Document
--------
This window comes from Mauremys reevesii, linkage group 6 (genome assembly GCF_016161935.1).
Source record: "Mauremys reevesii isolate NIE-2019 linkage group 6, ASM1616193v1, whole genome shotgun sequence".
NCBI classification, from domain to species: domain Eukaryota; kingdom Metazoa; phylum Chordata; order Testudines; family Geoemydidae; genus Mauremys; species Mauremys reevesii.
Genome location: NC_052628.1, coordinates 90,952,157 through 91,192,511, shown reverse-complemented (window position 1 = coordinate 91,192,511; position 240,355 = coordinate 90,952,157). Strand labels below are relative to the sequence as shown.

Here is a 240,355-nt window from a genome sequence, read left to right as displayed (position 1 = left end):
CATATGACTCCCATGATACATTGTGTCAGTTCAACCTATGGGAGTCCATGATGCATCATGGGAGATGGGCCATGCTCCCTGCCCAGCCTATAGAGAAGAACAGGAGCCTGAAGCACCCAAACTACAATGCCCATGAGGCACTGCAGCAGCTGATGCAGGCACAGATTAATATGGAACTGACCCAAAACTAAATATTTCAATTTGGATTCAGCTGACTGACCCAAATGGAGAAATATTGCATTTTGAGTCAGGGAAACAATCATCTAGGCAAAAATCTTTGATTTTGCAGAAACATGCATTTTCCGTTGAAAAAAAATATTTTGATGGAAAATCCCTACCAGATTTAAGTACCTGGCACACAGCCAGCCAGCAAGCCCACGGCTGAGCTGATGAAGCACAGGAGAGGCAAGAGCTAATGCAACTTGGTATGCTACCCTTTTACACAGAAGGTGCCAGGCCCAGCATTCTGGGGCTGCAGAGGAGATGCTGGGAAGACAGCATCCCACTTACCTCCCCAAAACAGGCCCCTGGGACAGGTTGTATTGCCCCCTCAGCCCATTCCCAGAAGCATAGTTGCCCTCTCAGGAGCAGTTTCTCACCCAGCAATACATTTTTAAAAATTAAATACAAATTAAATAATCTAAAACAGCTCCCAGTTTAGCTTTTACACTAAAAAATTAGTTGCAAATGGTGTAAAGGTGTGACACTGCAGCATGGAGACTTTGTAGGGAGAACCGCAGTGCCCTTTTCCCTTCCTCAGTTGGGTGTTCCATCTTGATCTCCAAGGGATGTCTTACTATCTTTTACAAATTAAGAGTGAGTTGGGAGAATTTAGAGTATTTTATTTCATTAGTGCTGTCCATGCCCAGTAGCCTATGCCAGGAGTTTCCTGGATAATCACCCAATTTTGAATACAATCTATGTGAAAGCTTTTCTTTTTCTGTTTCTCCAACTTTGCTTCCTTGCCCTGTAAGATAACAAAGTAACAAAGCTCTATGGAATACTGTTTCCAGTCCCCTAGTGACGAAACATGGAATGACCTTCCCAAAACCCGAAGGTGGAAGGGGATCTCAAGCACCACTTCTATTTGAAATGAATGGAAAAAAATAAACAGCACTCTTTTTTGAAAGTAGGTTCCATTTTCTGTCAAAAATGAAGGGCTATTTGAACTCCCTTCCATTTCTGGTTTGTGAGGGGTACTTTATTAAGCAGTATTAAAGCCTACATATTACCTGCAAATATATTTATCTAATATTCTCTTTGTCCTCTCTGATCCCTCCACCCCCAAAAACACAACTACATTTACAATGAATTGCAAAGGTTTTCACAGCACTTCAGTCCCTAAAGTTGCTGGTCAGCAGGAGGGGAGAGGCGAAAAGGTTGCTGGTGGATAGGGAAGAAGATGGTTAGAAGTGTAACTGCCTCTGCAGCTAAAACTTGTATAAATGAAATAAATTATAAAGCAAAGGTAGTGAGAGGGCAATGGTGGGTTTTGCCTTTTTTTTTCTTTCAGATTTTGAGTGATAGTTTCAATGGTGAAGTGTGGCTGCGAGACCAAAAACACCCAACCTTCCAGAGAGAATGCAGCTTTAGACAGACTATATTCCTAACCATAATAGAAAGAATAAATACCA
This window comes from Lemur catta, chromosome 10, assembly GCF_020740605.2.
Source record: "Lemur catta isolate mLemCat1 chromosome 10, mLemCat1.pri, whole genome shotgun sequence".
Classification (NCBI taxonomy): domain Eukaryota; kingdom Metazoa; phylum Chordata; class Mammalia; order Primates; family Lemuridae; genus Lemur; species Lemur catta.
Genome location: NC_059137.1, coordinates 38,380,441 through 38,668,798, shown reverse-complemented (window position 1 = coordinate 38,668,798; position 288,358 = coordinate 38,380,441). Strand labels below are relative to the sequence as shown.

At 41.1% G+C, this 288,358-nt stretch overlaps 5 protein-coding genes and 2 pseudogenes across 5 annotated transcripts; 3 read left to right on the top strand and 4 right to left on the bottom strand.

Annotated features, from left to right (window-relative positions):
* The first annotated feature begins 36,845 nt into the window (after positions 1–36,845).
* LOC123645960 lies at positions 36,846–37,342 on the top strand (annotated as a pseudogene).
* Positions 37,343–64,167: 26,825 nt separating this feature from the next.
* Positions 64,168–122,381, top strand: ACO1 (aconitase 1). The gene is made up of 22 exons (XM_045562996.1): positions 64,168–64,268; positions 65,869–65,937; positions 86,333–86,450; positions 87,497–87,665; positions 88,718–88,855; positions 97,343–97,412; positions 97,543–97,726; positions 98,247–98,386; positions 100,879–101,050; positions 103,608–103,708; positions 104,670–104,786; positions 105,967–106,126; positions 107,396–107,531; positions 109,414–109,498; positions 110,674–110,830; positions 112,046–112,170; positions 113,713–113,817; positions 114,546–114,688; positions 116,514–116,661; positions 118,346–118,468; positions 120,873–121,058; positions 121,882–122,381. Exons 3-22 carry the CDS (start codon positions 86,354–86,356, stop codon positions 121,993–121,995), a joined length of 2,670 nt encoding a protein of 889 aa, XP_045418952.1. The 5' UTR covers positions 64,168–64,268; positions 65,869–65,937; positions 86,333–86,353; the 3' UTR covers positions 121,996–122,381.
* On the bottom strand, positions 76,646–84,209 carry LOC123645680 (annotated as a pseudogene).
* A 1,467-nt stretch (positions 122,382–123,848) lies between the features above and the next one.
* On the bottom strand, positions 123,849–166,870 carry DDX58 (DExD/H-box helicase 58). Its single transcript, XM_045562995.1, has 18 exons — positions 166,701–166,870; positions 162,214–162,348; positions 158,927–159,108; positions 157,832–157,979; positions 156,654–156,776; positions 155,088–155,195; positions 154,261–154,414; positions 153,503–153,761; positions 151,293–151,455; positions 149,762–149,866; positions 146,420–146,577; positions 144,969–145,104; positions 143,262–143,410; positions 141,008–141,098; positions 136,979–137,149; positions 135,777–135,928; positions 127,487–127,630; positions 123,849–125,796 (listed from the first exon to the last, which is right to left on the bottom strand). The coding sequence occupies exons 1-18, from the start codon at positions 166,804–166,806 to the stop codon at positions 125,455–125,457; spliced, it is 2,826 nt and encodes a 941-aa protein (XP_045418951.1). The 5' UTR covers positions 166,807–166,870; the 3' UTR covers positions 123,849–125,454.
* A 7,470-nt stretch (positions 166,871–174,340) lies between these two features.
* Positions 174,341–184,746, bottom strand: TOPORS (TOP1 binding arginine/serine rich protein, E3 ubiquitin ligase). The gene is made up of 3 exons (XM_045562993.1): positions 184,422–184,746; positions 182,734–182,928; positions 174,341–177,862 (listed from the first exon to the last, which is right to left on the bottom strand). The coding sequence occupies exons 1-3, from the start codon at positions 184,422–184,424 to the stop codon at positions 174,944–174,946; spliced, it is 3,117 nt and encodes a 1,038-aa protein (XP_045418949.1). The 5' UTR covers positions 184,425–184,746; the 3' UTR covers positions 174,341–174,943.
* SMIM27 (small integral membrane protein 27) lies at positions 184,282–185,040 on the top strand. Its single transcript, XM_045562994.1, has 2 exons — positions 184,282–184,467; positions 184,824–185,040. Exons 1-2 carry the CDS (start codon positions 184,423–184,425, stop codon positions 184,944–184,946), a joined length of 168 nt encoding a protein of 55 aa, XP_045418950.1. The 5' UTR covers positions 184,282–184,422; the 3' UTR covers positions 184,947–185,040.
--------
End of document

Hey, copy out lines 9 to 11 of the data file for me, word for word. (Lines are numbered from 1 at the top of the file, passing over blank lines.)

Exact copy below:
Classification (NCBI taxonomy): domain Eukaryota; kingdom Metazoa; phylum Chordata; class Mammalia; order Primates; family Lemuridae; genus Lemur; species Lemur catta.
Genome location: NC_059137.1, coordinates 38,380,441 through 38,668,798, shown reverse-complemented (window position 1 = coordinate 38,668,798; position 288,358 = coordinate 38,380,441). Strand labels below are relative to the sequence as shown.

At 41.1% G+C, this 288,358-nt stretch overlaps 5 protein-coding genes and 2 pseudogenes across 5 annotated transcripts; 3 read left to right on the top strand and 4 right to left on the bottom strand.